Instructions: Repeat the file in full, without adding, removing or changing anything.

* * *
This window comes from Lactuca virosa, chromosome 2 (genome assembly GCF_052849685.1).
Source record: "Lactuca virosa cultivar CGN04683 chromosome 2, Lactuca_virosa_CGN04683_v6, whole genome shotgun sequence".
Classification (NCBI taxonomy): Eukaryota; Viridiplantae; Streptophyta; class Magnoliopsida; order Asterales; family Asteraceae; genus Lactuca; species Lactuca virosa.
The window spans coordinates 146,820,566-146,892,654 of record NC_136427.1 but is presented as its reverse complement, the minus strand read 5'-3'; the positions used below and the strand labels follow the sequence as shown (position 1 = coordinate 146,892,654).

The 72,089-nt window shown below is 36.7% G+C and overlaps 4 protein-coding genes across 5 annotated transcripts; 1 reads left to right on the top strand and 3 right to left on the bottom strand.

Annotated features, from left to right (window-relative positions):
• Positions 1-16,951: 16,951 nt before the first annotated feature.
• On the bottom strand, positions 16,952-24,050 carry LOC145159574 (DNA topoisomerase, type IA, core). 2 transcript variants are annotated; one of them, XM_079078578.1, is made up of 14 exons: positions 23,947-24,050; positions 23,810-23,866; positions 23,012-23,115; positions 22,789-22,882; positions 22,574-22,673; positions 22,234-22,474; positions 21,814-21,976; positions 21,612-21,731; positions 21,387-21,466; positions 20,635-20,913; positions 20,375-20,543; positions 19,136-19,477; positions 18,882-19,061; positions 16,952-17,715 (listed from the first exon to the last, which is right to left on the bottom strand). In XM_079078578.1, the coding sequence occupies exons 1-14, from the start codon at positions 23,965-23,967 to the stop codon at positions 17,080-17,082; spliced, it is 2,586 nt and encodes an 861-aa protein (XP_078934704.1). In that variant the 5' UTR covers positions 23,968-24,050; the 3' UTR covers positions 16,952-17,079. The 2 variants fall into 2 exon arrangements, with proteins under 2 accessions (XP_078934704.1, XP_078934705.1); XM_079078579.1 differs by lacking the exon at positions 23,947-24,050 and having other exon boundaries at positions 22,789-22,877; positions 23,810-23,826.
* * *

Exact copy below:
This window comes from Lactuca virosa, chromosome 2 (genome assembly GCF_052849685.1).
Source record: "Lactuca virosa cultivar CGN04683 chromosome 2, Lactuca_virosa_CGN04683_v6, whole genome shotgun sequence".
Classification (NCBI taxonomy): Eukaryota; Viridiplantae; Streptophyta; class Magnoliopsida; order Asterales; family Asteraceae; genus Lactuca; species Lactuca virosa.
The window spans coordinates 146,820,566-146,892,654 of record NC_136427.1 but is presented as its reverse complement, the minus strand read 5'-3'; the positions used below and the strand labels follow the sequence as shown (position 1 = coordinate 146,892,654).

The 72,089-nt window shown below is 36.7% G+C and overlaps 4 protein-coding genes across 5 annotated transcripts; 1 reads left to right on the top strand and 3 right to left on the bottom strand.

Annotated features, from left to right (window-relative positions):
• Positions 1-16,951: 16,951 nt before the first annotated feature.
• On the bottom strand, positions 16,952-24,050 carry LOC145159574 (DNA topoisomerase, type IA, core). 2 transcript variants are annotated; one of them, XM_079078578.1, is made up of 14 exons: positions 23,947-24,050; positions 23,810-23,866; positions 23,012-23,115; positions 22,789-22,882; positions 22,574-22,673; positions 22,234-22,474; positions 21,814-21,976; positions 21,612-21,731; positions 21,387-21,466; positions 20,635-20,913; positions 20,375-20,543; positions 19,136-19,477; positions 18,882-19,061; positions 16,952-17,715 (listed from the first exon to the last, which is right to left on the bottom strand). In XM_079078578.1, the coding sequence occupies exons 1-14, from the start codon at positions 23,965-23,967 to the stop codon at positions 17,080-17,082; spliced, it is 2,586 nt and encodes an 861-aa protein (XP_078934704.1). In that variant the 5' UTR covers positions 23,968-24,050; the 3' UTR covers positions 16,952-17,079. The 2 variants fall into 2 exon arrangements, with proteins under 2 accessions (XP_078934704.1, XP_078934705.1); XM_079078579.1 differs by lacking the exon at positions 23,947-24,050 and having other exon boundaries at positions 22,789-22,877; positions 23,810-23,826.